As the room fills up nicely, fellow New Yorker Don Dilego tales to the stage and warms us up with a fine set of pop-laced Americana. Cut from the same cloth as Jesse Malin, his between-song stories are engaging and his melodies memorable. Joined by keyboard player Michael Hesslein, Don channels alt country sensibilities with pop suss coming on like Joseph Arthur meets Talking Heads to the casual listener, which ain’t a bad place to be in my book.

His passion for collecting old, turn of the century photographs from thrift shops, which he uses to adorn his studio in NY is interesting and leads into the best song of his half hour slot, which for the life of me I can’t recall the title of. Guess I’ll have to check out his discography to find it, eh!

 

Sometimes the stars align at just the right moment and it all comes together. Sometimes the sound guy gets it just right, the band are tight and play the songs you really wanted to hear. Sometimes the room is dark and crackling with just the right atmosphere, the vocals cut through the instruments and you catch every last word the singer sings. Tonight is one of those nights.

A Jesse Malin show is always an immersive experience, full of stories and crowd interaction. I remember a show back in 2008, at Fibbers in York, where he had the whole crowd sat on the floor enraptured by his every word. That was a more intimate, acoustic based show, tonight is a rock ‘n’ roll show with a tight 5 piece band who bring the NY groove to Leeds.

It’s evident from the strummed chords of opener ‘Shining Down’ that tonight is going to be one of those great nights. With a smart, dark shirt and waistcoat adorning his slight frame, his black corkscrew hair in his eyes from beneath an oversized flat cap, Jesse looks the essence of New York rock ‘n’ roll cool. His vocals sound spot on, just the right amount of echo and reverb accentuate his voice, and the accompanying licks from long time collaborator Derek Cruz have the most marvelous tone to my ears.

Recent single ‘Chemical Heart’ follows, the jangly, upbeat melody inciting crowd movement and Rob Clores cool keyboard refrain giving it that kooky feel. The Pogues classic ‘If I Should Fall With Grace From God’ follows and fits the upbeat party vibe of the set just right. A perfect opening trio of songs.

Jesse tells stories about the album between songs and announces they are going to play lots of new material and a few surprises are in store. ‘Black Haired Girl’ is an early highlight, yet it’s the groovier, funky stuff such as ‘She Don’t Love Me’ and ‘Dead On’ that really shine tonight. When Jesse loses the guitar and takes to the mic, he becomes edgy and the old D Generation punk rock attitude shines through. You can take the punk outta Queens, but he’ll always have some of that fire in his belly. He stands on the bass drum, stalks the stage and he’s off in the crowd. Jesse has the ability to make every person in the room feel like they are involved.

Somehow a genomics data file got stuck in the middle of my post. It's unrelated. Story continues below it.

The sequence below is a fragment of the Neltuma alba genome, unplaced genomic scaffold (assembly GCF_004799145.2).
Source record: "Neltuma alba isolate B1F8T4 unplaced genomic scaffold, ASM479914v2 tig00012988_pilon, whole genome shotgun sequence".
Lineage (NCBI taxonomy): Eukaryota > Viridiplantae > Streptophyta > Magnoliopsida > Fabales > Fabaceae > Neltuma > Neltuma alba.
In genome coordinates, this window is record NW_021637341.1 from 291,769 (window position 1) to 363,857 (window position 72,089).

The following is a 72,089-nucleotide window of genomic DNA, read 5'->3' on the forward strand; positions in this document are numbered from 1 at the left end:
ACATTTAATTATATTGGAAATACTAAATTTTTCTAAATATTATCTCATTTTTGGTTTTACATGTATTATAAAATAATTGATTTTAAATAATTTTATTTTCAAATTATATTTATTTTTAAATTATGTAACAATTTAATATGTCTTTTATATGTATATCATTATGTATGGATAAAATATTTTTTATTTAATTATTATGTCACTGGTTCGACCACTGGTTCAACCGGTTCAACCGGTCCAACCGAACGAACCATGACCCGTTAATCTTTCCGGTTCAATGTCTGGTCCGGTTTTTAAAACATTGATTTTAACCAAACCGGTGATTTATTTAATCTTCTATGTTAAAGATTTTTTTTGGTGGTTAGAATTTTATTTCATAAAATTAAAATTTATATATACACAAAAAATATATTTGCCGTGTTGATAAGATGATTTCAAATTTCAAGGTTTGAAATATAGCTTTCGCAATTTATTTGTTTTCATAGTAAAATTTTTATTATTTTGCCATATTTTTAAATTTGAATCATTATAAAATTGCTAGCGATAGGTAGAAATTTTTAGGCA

‘Russian Roulette’ is my favourite Lords Of The New Church song and I was not expecting it tonight. The singer’s cinematic introduction reels off his tongue like poetry, referencing Deer Hunter and Apocalypse Now like some punk rock Gil Scott Heron, before he’s off in the crows yet again. This is one of those rock ‘n’ roll moments I will remember for a long time to come.

The main set ends with the song that opens ‘Sunset Kids’. It’s no nonchalant decision that ‘Meet Me At The End Of The World’ was re-recorded to open the album. Personally, I feel it is one of Jesse’s finest moments. It has that New York groove, that Lou Reed feel to it, it’s a modern rock ‘n’ roll anthem for these trying times.

That was a killer set! The old, the new and the obscure rub shoulders. How could you not dig the likes of ‘Hotel Columbia’, ‘Turn Up The Mains’ and ‘Cigarettes & Violets’?

Jesse returns solo, with his acoustic for a chilled run through of The Clash classic ‘Stay Free’, before inviting the band back for an emotive ‘Broken Radio’. And while The Boss was a no show tonight, it’s still a classic Malin tune that deserves more recognition than the minimal Radio 2 playlisting it got on release.  A high energy ‘Do You Remember Rock ‘n’ Roll Radio’ sees the singer ditch the guitar for good to give the Ramones classic anthem the full on treatment it deserves, before sending us off with his chilled ode to The Pogues frontman that is ‘Shane’.

 

Tonight Jesse and his band set the bar very high indeed. He’s been at this game for a long time now, and has honed his storytelling and performance to perfection. He has the songs and he has the players and they delivered the kind of show I feel every rock ‘n’ roll band worth their salt wish they could deliver.